Two-dimensional core–shell donor–acceptor assemblies at metal–organic interfaces promoted by surface-mediated charge transfer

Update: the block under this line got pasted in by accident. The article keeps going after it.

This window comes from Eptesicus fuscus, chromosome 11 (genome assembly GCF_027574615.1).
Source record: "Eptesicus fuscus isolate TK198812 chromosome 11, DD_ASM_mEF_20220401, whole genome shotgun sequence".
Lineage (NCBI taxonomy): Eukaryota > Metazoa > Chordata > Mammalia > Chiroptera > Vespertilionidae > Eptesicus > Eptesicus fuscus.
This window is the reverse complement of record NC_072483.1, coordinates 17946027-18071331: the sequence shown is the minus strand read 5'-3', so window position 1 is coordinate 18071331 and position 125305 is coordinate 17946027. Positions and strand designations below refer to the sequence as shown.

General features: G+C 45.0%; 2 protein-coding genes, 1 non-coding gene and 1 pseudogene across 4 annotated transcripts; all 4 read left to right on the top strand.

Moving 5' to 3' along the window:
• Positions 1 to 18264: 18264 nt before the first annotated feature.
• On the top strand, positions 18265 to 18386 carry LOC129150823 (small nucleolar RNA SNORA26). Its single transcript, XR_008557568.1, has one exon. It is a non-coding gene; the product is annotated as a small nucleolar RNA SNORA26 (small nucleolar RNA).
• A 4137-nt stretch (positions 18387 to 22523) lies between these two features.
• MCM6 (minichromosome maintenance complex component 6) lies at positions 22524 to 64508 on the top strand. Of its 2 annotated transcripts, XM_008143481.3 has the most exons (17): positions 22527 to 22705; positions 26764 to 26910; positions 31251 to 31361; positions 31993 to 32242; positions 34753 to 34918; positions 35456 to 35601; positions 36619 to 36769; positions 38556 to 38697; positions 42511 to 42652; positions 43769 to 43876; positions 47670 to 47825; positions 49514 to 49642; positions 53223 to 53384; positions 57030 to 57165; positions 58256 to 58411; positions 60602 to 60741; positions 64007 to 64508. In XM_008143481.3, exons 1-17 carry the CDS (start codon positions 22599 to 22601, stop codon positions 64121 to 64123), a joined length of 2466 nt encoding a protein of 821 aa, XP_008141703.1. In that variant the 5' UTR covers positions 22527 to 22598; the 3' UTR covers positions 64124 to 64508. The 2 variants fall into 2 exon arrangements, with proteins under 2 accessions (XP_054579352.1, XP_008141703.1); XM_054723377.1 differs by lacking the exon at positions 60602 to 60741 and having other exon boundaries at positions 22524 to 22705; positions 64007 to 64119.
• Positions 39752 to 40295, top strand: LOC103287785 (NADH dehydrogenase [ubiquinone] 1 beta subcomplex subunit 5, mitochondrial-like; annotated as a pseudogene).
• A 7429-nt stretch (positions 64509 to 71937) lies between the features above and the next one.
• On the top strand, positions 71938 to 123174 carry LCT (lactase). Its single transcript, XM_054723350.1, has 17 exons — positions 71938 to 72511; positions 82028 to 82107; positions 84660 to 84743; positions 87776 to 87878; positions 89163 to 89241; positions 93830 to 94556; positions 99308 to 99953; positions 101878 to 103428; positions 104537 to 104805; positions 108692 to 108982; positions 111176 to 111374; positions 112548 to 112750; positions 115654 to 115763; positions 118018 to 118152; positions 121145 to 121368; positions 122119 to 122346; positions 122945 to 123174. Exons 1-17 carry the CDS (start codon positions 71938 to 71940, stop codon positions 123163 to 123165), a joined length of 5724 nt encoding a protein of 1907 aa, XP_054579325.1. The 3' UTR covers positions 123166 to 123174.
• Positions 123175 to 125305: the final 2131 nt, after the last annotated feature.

Organic charge transfer (CT) complexes obtained by combining molecular electron donors and acceptors have attracted much interest due to their potential applications in organic opto-electronic devices. In order to work, these systems must have an electronic matching – the highest occupied molecular orbital (HOMO) of the donor must couple with the lowest unoccupied molecular orbital (LUMO) of the acceptor – and a structural matching, so as to allow direct intermolecular CT. Here it is shown that, when molecules are adsorbed on a metal surface, novel molecular organizations driven by surface-mediated CT can appear that have no counterpart in condensed phase non-covalent assemblies of donor and acceptor molecules. By means of scanning tunneling microscopy and spectroscopy it is demonstrated that the electronic and self-assembly properties of an electron acceptor molecule can change dramatically in the presence of an additional molecular species with marked electron donor character, leading to the formation of unprecedented core–shell assemblies. DFT and classical force-field simulations reveal that this is a consequence of charge transfer from the donor to the acceptor molecules mediated by the metallic substrate.